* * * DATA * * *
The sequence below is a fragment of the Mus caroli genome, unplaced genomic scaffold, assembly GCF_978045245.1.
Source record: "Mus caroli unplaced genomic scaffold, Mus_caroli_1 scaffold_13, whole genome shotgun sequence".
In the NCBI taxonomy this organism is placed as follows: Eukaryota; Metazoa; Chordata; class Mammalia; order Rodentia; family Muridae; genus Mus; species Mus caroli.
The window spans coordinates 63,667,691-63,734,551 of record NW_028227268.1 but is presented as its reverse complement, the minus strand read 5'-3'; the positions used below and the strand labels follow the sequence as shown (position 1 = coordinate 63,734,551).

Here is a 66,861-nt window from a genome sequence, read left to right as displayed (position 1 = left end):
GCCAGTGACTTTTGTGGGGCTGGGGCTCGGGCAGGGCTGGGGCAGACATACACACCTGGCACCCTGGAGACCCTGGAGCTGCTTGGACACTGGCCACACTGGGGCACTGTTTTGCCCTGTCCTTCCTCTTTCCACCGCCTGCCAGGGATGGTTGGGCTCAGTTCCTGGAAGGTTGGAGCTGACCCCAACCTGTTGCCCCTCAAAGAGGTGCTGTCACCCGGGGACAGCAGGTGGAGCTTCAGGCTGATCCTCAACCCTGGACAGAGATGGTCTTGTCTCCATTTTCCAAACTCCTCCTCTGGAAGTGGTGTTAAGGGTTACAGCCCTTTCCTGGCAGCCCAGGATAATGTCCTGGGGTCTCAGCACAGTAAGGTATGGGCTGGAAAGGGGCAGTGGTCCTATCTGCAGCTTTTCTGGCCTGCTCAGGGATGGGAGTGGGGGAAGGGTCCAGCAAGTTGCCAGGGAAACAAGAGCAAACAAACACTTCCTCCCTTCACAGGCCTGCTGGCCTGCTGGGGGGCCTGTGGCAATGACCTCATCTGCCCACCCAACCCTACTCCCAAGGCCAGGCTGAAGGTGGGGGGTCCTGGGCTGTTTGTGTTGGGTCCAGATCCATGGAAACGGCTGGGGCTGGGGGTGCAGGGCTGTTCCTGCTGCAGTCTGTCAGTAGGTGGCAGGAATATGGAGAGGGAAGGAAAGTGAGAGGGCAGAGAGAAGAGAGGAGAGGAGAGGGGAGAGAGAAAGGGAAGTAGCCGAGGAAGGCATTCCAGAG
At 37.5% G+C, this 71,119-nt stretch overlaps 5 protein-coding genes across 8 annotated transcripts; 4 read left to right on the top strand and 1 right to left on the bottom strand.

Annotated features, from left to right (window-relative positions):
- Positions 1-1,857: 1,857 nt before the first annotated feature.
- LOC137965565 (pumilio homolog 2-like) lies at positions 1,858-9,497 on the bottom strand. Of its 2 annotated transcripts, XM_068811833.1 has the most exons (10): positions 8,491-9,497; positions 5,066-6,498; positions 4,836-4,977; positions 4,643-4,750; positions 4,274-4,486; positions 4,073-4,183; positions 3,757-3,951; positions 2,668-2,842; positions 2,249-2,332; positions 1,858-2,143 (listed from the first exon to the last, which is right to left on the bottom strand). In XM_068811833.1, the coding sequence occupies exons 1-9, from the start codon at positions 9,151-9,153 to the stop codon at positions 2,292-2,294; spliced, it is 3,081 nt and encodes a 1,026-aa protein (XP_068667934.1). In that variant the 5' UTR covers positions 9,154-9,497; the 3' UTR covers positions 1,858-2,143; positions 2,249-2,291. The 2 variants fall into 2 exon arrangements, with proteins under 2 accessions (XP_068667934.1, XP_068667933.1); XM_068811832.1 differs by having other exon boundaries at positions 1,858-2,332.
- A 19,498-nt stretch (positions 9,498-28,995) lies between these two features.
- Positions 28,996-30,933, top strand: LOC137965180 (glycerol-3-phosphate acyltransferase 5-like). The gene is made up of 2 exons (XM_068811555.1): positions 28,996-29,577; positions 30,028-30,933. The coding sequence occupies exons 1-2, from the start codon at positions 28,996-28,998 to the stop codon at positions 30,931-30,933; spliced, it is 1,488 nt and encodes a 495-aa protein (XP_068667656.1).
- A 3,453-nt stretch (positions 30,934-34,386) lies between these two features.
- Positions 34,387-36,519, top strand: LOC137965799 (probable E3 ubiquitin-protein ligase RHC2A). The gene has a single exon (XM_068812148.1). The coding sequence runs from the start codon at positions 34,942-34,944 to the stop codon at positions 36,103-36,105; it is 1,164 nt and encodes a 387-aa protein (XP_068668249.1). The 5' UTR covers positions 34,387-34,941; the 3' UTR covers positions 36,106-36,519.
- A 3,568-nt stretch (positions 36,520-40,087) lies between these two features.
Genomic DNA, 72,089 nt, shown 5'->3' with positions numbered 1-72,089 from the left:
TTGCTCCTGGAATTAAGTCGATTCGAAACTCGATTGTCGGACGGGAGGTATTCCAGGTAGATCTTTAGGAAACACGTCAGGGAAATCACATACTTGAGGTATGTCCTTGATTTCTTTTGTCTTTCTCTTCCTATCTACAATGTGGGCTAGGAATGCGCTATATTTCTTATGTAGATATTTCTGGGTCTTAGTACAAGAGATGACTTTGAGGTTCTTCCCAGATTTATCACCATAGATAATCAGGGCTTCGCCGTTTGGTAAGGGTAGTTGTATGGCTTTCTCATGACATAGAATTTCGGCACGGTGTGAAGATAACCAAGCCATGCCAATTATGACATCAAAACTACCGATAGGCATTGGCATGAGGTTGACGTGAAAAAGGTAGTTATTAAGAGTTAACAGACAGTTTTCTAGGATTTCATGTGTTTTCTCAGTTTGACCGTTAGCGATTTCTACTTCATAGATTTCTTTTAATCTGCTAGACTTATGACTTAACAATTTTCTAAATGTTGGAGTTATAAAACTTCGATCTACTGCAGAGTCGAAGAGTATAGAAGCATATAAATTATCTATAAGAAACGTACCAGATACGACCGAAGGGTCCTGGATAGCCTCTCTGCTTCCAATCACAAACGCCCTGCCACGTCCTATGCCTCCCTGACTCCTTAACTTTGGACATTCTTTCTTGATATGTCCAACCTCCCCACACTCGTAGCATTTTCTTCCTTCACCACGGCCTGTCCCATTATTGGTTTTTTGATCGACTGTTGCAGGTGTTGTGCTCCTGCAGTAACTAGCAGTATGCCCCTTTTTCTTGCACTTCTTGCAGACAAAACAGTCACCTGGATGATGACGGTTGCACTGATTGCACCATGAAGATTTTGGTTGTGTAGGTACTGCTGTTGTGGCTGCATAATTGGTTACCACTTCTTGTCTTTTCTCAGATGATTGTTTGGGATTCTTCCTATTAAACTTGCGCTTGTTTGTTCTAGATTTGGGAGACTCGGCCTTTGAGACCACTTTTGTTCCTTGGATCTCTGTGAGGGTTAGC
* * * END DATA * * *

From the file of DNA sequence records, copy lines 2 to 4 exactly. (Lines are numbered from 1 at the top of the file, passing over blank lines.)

Source record: "Mus caroli unplaced genomic scaffold, Mus_caroli_1 scaffold_13, whole genome shotgun sequence".
In the NCBI taxonomy this organism is placed as follows: Eukaryota; Metazoa; Chordata; class Mammalia; order Rodentia; family Muridae; genus Mus; species Mus caroli.
The window spans coordinates 63,667,691-63,734,551 of record NW_028227268.1 but is presented as its reverse complement, the minus strand read 5'-3'; the positions used below and the strand labels follow the sequence as shown (position 1 = coordinate 63,734,551).